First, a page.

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Portrait of Alain PassardPhoto: Douglas McWall

My Life in Plates: Alain Passard

The celebrated chef laments on his life in food one plate at a time.

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The first international chef to chat to Élodie Nöel in our My Life in Plates series is the highly-celebrated French chef Alain Passard of three-Michelin-starred L’Arpège. 

Alain Passard was recently awarded the Chefs’ Choice Award at the World’s 50 Best, while his Parisian restaurant, L’Arpège, took 8th place at the prestigious ceremony.

Detaching himself from the traditional French high cuisine, the chef decided to place the focus of his plates on vegetables when he took meat off the menu at his restaurant 20 years ago, bringing vegetables from side dish to centre stage. 

Here, Passard chats about the dishes and flavours that marked his life. 

Tartare pourpre végétal. Photo Crédit: Arpège
Tartare pourpre végétal. Photo Crédit: Arpège

What is your first memory of taste?

"I was born in Brittany so it was mostly shellfish. I remember eating them when I was 7 or 8 years old. In Brittany, we are raised eating seafood, fish that is just fresh out of the water. And it comes with a nice slice of toasted bread with butter." 

What is the dish that made you want to be a chef?

"Truth is, it wasn’t a dish; the cycle of the seasons made me want to be a chef. My grandparents had a vegetable garden, I spent a lot of time there with them. I realised that nature had written a fantastic poem and that made me want to cook. I was determined. At 12 years old I knew what I wanted to do and that’s all there ever was for me. I was born in a very artistic family, my dad was a musician, my mum a seamstress, my grandfather was a sculptor, and I had a grandmother who cooked exceptionally well."

What is the dish that could make you cry?

"It depends on the season! Honestly, there is more than one... At the moment, it’s the summer, so I’d say the aubergine. It’s all about associations – a tomato on its own is delicious, but what is truly beautiful is the harmony. For example, I love a simple tomato carpaccio served with olive oil, no salt, no vinegar, the most simple dish ever. That way, you get the true taste of the tomato, there is no makeup. And we don’t peel the tomato, they come from our natural gardens."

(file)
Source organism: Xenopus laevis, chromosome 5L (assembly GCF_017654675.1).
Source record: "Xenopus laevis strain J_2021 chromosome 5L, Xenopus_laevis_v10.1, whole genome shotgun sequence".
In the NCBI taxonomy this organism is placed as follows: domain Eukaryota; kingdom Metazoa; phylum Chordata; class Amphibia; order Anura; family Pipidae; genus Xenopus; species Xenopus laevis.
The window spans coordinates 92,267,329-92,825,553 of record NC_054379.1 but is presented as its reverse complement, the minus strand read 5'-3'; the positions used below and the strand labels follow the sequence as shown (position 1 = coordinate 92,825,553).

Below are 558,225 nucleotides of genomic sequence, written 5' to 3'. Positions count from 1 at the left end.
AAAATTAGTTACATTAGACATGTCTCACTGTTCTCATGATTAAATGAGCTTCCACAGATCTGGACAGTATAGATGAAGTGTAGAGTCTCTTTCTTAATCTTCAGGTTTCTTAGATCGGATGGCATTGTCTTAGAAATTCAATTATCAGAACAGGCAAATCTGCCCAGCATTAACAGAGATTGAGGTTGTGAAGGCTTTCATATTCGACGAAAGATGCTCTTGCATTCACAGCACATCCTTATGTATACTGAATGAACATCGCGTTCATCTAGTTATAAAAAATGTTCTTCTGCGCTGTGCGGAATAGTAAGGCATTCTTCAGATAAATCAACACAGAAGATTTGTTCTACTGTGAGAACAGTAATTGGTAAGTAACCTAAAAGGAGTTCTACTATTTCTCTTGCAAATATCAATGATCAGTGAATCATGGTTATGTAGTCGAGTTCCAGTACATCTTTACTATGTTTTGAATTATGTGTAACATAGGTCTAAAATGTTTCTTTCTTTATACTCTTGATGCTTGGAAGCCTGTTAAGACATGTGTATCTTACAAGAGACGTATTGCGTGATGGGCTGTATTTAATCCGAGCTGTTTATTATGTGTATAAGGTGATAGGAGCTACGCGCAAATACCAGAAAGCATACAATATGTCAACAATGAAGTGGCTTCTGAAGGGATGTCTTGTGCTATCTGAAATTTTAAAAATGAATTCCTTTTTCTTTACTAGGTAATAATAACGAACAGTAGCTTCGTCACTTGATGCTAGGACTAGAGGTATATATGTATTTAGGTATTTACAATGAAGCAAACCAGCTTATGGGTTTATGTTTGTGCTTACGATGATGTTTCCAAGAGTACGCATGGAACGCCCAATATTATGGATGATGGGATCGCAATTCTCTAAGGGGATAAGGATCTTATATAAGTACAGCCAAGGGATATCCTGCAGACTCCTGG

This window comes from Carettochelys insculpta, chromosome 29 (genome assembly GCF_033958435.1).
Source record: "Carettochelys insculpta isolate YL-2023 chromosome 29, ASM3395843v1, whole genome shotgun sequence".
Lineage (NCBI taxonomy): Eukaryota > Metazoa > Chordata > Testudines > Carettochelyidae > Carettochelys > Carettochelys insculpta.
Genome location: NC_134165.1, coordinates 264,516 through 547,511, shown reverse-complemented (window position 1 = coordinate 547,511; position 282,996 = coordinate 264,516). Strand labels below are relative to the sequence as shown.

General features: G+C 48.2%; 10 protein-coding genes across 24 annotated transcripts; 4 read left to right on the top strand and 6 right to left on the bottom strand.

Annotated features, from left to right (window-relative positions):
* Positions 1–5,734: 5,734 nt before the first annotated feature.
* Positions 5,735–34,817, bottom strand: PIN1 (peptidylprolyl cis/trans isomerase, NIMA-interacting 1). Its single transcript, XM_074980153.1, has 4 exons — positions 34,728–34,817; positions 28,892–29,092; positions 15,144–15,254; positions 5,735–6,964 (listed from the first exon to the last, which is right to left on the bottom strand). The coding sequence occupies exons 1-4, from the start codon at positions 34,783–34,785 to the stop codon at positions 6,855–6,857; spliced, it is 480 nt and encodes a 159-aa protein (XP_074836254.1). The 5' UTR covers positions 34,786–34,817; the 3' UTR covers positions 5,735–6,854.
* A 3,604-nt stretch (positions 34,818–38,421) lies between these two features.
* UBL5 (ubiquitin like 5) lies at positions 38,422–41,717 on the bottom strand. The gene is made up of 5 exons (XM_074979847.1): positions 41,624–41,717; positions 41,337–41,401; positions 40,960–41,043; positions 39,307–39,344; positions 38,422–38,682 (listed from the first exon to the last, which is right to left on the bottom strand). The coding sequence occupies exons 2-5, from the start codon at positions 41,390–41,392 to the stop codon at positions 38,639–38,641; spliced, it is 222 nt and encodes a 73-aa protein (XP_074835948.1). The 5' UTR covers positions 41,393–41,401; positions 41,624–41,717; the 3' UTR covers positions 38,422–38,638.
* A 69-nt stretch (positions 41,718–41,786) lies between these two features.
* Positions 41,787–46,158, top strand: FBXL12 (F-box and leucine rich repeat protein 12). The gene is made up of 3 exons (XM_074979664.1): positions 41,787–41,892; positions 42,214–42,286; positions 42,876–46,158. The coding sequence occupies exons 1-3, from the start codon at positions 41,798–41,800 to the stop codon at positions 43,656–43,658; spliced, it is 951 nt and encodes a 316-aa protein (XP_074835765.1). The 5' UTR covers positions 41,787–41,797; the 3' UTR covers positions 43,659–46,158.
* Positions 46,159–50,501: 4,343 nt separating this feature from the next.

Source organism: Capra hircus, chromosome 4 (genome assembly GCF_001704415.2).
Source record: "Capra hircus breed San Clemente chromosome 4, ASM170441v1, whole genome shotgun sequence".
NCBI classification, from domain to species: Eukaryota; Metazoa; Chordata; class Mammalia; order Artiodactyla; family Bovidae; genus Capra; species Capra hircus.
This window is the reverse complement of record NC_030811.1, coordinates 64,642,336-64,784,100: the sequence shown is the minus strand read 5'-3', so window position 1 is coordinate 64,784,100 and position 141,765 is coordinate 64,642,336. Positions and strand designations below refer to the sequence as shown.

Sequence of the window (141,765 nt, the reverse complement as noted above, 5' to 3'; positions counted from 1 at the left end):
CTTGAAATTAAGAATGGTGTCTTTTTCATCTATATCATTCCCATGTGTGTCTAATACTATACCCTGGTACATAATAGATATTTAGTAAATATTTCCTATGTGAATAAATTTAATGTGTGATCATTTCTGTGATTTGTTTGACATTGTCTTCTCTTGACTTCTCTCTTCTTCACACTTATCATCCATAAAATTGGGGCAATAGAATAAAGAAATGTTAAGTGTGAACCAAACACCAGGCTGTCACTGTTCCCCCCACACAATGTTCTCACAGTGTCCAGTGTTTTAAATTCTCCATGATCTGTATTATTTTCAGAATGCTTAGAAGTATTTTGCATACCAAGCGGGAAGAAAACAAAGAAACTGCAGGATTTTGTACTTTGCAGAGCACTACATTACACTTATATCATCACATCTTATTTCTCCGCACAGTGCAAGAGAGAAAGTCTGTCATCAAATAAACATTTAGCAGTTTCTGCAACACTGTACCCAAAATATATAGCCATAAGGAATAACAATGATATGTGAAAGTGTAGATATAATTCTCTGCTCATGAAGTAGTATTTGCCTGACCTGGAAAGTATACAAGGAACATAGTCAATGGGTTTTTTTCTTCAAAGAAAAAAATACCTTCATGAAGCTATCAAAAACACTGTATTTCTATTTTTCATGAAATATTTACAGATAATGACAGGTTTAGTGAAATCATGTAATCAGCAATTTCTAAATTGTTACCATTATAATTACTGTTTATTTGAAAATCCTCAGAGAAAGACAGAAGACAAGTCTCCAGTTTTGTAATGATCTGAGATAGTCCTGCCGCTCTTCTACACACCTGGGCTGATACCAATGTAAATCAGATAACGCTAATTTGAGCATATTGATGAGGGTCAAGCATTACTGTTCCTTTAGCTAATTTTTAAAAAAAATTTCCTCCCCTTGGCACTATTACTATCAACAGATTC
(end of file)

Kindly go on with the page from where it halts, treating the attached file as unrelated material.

Chef Passard. Photo: Michael Graydon
Chef Passard. Photo: Michael Graydon

Are your gardens organic?

"Our work is 100% natural, but unfortunately, it’s not the case for our neighbours, so we can’t use this word. Nobody can claim to be 100% organic nowadays. There is contamination in the groundwater, cereal producers spray pesticides when it’s windy, etc."  

What is the dish that you don’t get?

"There are many! All those dishes which mix summer and winter in the same pot. I don’t understand why one would cook with tomatoes in January, use courgettes in February, peppers in December… It’s not my philosophy, it’s not what nature wrote. So, inevitably, this way of cooking gets out of line. It’s heresy because nature never wrote that there would be tomatoes in a garden in January; a tomato is a glass of water, it’s made to quench your thirst when it’s 30°C in the summer. Not in January when it’s 0°C. These menus that are the same all year long, it’s unacceptable. It’s an insult to nature’s plan." 

What is the dish you wish you had created?

"There are plenty. I wish I created Pierre Troigros’ Salmon with sorrel sauce. I wish I created the Vol-au-vent, or Fernand Point’s Saucisson en brioche."

Homard. Photo Crédit: J.C Amiel
Homard. Photo Crédit: J.C Amiel

What is the dish you can’t admit you love?

"There is none, I have nothing to hide. I respect nature and the seasons. I am perfectly in line with what nature has created. For a treat, I am very fond of great traditional pâtisserie, like a St-Honoré with crème Chiboust, a Paris-Brest. I love tarts, like a simple apple tart cooked in a wood-fired oven and made with real apples picked on the tree in September. These kinds of dishes can move me deeply. And I love chocolate mousse, of course, when it’s perfectly done." 

What is the dish you could eat every day for the rest of your life?